It took Alex Polyakov just a couple of hours to break GPT-4. When OpenAI released the latest version of its text-generating chatbot in March, Polyakov sat down in front of his keyboard and started entering prompts designed to bypass OpenAI's safety systems. Soon, the CEO of security firm Adversa AI had GPT-4 spouting homophobic statements, creating phishing emails, and supporting violence. Polyakov is one of a small number of security researchers, technologists, and computer scientists developing jailbreaks and prompt injection attacks against ChatGPT and other generative AI systems. The process of jailbreaking aims to design prompts that make the chatbots bypass rules around producing hateful content or writing about illegal acts, while closely-related prompt injection attacks can quietly insert malicious data or instructions into AI models.
According to a recent report by cyber security firm Darktrace, social engineering attacks leveraging generative AI technology have skyrocketed by 135%. AI is found to be used to hack passwords, leak sensitive information, and scam users across various platforms. Cybercriminals are now turning to advanced AI platforms such as ChatGPT and Midjourney to make their malicious campaigns more believable. This makes it difficult for users to distinguish between legitimate communications and well-crafted scams. The evolving nature of social engineering attacks has led to a surge in concern among employees.
Robustness of machine learning models is critical for security related applications, where real-world adversaries are uniquely focused on evading neural network based detectors. Prior work mainly focus on crafting adversarial examples (AEs) with small uniform norm-bounded perturbations across features to maintain the requirement of imperceptibility. However, uniform perturbations do not result in realistic AEs in domains such as malware, finance, and social networks. For these types of applications, features typically have some semantically meaningful dependencies.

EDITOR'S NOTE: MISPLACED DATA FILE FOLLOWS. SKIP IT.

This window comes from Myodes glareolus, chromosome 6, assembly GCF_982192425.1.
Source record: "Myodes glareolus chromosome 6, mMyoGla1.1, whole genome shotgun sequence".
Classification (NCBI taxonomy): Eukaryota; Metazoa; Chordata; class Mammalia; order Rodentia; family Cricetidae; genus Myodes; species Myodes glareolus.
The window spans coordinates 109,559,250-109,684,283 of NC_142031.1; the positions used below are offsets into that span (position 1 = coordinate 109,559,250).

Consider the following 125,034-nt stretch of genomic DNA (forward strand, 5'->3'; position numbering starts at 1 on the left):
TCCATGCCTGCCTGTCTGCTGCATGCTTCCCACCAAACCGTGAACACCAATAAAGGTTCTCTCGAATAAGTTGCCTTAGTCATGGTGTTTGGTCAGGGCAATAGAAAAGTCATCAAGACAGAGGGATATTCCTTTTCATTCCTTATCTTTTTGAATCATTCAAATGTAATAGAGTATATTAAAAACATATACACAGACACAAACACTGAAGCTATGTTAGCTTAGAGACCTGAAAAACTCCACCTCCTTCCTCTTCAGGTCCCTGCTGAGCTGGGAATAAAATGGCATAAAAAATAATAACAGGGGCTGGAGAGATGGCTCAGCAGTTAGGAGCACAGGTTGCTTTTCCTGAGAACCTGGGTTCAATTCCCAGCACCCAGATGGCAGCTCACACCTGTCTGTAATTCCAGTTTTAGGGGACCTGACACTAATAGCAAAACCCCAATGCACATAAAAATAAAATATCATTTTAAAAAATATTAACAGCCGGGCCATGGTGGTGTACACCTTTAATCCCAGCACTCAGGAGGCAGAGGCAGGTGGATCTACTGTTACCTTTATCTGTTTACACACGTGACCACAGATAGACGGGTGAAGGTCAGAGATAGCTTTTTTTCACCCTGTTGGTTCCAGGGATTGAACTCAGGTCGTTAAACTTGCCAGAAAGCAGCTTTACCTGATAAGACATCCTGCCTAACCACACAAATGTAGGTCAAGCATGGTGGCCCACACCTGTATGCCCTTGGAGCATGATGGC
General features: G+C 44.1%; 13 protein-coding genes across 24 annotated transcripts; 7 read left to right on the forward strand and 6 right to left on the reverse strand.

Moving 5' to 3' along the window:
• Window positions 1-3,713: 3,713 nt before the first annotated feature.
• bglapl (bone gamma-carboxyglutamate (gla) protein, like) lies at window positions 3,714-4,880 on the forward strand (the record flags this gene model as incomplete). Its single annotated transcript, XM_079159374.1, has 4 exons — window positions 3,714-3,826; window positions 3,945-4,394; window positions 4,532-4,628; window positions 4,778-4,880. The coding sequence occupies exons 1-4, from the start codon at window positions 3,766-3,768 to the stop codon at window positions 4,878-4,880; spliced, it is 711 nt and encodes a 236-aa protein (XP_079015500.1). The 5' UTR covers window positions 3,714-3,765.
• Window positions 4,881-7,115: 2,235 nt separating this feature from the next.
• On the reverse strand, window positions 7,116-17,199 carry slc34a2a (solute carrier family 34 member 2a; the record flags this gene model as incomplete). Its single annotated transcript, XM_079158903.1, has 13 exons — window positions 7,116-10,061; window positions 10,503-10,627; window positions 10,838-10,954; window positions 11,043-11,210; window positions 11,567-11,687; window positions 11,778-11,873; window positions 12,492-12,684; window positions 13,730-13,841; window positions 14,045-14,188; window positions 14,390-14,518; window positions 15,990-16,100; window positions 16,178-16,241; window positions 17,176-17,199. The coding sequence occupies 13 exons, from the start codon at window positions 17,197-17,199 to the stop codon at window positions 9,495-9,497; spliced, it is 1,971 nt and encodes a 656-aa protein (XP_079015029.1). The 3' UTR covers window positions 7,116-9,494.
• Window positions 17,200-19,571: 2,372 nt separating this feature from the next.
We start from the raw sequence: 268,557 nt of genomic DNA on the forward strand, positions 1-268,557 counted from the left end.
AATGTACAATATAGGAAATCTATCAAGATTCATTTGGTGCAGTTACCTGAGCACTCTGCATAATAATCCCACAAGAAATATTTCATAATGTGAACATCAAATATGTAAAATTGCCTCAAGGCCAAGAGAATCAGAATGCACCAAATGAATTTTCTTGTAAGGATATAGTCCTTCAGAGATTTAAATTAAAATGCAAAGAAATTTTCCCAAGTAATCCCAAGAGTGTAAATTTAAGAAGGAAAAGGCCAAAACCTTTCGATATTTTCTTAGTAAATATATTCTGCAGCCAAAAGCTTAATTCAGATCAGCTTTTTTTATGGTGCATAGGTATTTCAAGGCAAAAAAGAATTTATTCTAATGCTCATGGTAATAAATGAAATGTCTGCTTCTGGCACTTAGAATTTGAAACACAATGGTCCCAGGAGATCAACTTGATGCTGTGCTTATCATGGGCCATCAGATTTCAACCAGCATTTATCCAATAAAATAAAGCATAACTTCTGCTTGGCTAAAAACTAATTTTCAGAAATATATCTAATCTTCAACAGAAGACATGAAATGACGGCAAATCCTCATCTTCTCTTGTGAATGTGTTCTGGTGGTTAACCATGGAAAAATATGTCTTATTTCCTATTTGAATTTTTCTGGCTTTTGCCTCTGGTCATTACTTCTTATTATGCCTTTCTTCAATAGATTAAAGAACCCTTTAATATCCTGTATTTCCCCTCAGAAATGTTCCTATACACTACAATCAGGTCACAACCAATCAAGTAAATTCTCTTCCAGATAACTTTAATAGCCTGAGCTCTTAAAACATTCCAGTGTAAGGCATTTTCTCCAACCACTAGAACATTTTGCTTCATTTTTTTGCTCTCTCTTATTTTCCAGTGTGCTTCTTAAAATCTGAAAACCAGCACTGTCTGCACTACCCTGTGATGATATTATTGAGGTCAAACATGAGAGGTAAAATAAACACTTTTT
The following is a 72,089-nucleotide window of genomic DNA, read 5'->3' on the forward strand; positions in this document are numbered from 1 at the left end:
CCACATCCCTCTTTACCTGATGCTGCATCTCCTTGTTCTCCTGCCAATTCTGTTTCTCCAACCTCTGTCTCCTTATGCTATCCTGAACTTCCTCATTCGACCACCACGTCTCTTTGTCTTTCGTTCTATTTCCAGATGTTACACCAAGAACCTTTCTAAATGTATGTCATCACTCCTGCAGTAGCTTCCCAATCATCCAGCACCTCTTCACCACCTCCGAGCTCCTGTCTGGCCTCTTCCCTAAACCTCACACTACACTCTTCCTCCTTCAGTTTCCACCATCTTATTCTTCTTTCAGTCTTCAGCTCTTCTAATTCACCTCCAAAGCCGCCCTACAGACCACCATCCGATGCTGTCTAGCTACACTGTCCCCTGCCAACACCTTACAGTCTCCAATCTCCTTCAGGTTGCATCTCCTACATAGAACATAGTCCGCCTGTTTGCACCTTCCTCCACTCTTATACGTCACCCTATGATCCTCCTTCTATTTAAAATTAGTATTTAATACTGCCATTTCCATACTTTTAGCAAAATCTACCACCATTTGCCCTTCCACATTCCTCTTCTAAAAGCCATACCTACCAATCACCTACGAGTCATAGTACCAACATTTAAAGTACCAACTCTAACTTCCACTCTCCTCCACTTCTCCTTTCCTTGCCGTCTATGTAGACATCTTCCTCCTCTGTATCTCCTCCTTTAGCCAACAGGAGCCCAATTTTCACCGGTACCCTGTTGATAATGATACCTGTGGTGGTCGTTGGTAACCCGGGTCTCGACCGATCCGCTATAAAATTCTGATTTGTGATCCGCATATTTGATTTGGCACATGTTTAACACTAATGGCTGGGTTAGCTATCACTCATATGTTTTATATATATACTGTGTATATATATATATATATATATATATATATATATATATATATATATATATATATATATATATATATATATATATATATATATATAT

The success of deep learning is partly attributed to the availability of massive data downloaded freely from the Internet. However, it also means that users' private data may be collected by commercial organizations without consent and used to train their models. Therefore, it's important and necessary to develop a method or tool to prevent unauthorized data exploitation. In this paper, we propose ConfounderGAN, a generative adversarial network (GAN) that can make personal image data unlearnable to protect the data privacy of its owners. Specifically, the noise produced by the generator for each image has the confounder property. It can build spurious correlations between images and labels, so that the model cannot learn the correct mapping from images to labels in this noise-added dataset.
Motivated by attacks in program analysis and security tasks, we investigate relational adversaries, a broad class of attackers who create adversarial examples in a reflexive-transitive closure of a logical relation. We analyze the conditions for robustness against relational adversaries and investigate different levels of robustness-accuracy trade-off due to various patterns in a relation. Inspired by the insights, we propose normalize-and-predict, a learning framework that leverages input normalization to achieve provable robustness. The framework solves the pain points of adversarial training against relational adversaries and can be combined with adversarial training for the benefits of both approaches. Guided by our theoretical findings, we apply our framework to source code authorship attribution and malware detection. Results of both tasks show our learning framework significantly improves the robustness of models against relational adversaries. In the process, it outperforms adversarial training, the most noteworthy defense mechanism, by a wide margin.